Attendees (n=17+4) (8)
Deborah L. Benzil, MD, FAANS; William E. Bingaman Jr., MD, FAANS; Gary M. Bloomgarden, MD, FAANS; Joseph S. Cheng, MD, MS, FAANS; Fernando G. Diaz, MD, PhD, FAANS; Domenic P. Esposito, MD, FAANS; Satish Krishnamurthy, MD, FAANS; Mark E. Linskey, MD, FAANS; Catherine Anne Mazzola, MD, FAANS; Mick J. Perez-Cruet, MD, FAANS; J. Adair Prall, MD, FAANS; Gregory J. Pryzbylski, MD, FAANS; Randall W. Smith, MD, FAANS(L); Alan M. Scarrow, MD, JD, FAANS; Michael Patrick Steinmetz, MD, FAANS; Ann R. Stroink, MD, FAANS; Edward von der Schmidt III, DVM, MD, FAANS; James R. Bean, MD, FAANS; A. John Popp, MD, FAANS(L); Margaret Popp; Melany Thomas
The re-design project seems to have arisen from the observations of Fernando G. Diaz, MD, PhD, FAANS, CSNS chair 2005-2007. He noted some concerns in his chair comments to the plenary session. The minutes of the Oct. 7, 2005, plenary session reflect:
“Delegate and Appointee Participation – Dr. Diaz requested greater participation of the delegates. It has been noted that there has been a gradual decrease in the attendance and commitment of delegates and appointees. It was noted that there are a great number of issues, including reimbursement, coding, and education that need full support (1).”
Apparently, his comments struck a nerve with the Executive Committee as the appointment of the Strategic Planning Committee materialized shortly after, under the leadership of Gary M. Bloomgarden, MD, FAANS, who served as chair of the CSNS after Dr. Diaz.
The Strategic Planning Committee process was driven by A. John Popp, MD, FAANS(L), and James R. Bean, MD, FAANS. Dr. Popp had experience as a past president of the AANS (2003-2004), and Dr. Bean was a past CSNS chair (1997-1999) and was incoming president of the AANS (2008-2009). Dr. Bean had been a critical contributor of the CSNS conversion to a delegate representative assembly in 1995 (6,7). Drs. Popp and Bean highlighted the fact that the CSNS had a history of complaining about issues like going to “the wailing wall,” disorganization with work failing to carry through to next phases, unrealistic expectations of what could be done, poor resolutions and a lack of understanding of the CSNS sphere of influence.
The committee got the message and decided to pursue significant opportunities for improvement in the CSNS. R. Patrick Jacob, MD, presented the need for improvement in the Resolution process, Deborah L. Benzil, MD, FAANS, presented the need and vision for the CSNS to lead the socioeconomic education mission and Drs. Diaz and Linskey laid the groundwork for committee structure, purpose and work product (8). The overall impact of the changes addressed CSNS inefficiencies and converted it into an organization with a 12 month work cycle, accountability of committee function, an effective resolution process and a more professional approach to engagement with the parent bodies and other associated agencies.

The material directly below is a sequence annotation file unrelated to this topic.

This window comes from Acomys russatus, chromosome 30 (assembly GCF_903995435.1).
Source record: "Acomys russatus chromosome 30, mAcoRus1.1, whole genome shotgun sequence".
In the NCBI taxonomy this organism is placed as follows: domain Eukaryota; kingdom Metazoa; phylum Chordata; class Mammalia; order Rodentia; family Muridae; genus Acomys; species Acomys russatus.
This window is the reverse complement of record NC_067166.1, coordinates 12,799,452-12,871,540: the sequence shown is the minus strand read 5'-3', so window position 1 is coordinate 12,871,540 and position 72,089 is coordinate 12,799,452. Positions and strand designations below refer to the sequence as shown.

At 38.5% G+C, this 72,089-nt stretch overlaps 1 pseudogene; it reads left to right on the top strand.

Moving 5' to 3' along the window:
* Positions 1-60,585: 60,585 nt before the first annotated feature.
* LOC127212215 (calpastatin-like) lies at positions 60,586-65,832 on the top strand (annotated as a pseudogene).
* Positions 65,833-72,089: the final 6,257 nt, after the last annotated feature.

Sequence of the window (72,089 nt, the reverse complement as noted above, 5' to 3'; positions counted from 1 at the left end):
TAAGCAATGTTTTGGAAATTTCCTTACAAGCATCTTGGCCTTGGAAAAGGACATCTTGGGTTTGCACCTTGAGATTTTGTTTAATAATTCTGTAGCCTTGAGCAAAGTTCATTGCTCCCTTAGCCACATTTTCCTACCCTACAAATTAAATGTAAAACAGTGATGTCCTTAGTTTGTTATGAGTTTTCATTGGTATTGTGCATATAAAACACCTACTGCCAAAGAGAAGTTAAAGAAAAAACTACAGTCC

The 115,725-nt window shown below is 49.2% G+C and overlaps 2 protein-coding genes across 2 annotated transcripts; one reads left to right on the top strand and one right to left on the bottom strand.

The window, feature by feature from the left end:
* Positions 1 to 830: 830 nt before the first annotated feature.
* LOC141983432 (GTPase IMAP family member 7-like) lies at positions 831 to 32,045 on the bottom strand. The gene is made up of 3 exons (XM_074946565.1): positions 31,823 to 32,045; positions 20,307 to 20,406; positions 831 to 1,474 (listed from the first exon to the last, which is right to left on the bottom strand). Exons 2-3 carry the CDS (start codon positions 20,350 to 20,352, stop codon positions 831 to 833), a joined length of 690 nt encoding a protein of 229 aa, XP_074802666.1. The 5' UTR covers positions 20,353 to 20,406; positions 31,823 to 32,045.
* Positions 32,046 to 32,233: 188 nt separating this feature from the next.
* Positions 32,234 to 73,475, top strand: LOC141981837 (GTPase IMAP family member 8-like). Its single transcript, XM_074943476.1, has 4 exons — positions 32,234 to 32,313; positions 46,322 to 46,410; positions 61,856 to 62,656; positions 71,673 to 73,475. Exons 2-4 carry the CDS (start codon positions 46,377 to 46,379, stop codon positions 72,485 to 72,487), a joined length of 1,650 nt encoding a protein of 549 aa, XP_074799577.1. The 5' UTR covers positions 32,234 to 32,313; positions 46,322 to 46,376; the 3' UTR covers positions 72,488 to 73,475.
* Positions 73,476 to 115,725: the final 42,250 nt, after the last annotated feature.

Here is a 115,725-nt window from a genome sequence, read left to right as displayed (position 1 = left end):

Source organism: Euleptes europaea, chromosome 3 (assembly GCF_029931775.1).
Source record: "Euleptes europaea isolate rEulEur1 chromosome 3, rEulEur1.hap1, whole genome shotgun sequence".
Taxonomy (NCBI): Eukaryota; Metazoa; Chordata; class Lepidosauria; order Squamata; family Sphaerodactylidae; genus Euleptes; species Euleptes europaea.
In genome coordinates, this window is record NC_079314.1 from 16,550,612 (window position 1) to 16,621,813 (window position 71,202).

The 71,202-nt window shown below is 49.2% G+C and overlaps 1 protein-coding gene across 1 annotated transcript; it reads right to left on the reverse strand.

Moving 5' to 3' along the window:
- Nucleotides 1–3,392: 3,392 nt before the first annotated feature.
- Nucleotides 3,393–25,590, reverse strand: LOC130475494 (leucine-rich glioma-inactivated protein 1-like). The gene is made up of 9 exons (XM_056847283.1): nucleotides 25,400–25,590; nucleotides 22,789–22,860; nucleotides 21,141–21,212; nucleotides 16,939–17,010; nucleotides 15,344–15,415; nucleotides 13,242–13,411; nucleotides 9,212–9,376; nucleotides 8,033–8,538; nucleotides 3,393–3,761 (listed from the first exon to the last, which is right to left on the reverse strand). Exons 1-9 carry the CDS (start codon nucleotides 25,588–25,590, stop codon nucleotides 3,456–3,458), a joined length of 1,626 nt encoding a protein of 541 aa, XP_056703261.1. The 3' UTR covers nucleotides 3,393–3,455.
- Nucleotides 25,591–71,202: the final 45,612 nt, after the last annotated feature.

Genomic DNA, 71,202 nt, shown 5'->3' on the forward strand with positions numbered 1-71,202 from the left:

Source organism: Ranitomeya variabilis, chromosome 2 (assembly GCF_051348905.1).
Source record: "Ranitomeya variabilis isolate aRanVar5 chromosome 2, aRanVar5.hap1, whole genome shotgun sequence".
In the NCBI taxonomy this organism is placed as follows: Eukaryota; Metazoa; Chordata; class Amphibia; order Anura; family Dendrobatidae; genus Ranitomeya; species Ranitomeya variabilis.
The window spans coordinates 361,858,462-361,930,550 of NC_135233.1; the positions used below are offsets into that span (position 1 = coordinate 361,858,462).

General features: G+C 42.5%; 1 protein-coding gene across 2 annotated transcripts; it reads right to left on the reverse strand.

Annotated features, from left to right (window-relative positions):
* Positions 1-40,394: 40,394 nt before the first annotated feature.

As CSNS leadership keeps a finger on the pulse of the organization’s place in organized neurosurgery, the 2005-2009 redesign is an example of evolving with the times to stay current, vital, engaged and effective. Because of CSNS’ structure and dedicated leadership, as well as the respect the organization has earned, the CSNS may well be the most direct place to bring issues and actions for the betterment of neurosurgical practice.
1. https://csnsonline.org/meeting_documents.php?document_id=22 – accessed May 23, 2017.
2. https://csnsonline.org/index.php – accessed May 24, 2017.
3. https://csnsonline.org/meeting_documents.php?document_id=293 – accessed May 23, 2017.
4. https://csnsonline.org/meeting_documents.php?document_id=240 – accessed May 23, 2017.
5. Zaidi, H. A., Tumialan, L. M., Rosenow, J. M., Colen, C. B., Stroink, A. R., Linskey, M.,…& Watridge, C. B. (2017). A History of the Council of State Neurosurgical Societies. Neurosurgery, 80(1), 146-157.
6. https://csnsonline.org/meeting_documents.php?document_id=138 – accessed May 24, 2017.
7. https://csnsonline.org/resolutions.php?id=58 – accessed May 24, 2017.
8. https://csnsonline.org/meeting_documents.php?flv_id=57 – accessed May 24, 2017.
GOODMAN Oral Board Preparation Course Tumor
Nov. 1-3, 2017; Glendale, Ariz.
Intraoperative Neurophysiology in Neurosurgery: The Essentials. 2nd Edition
Dec. 14-16, 2017; Verona, Italy
2017 Minnesota Neurosurgical Society Annual Meeting
Sept. 29-30, 2017; Rochester, Minn.
17th European Congress of Neurosurgery
Oct. 1-5, 2017; Venice, Italy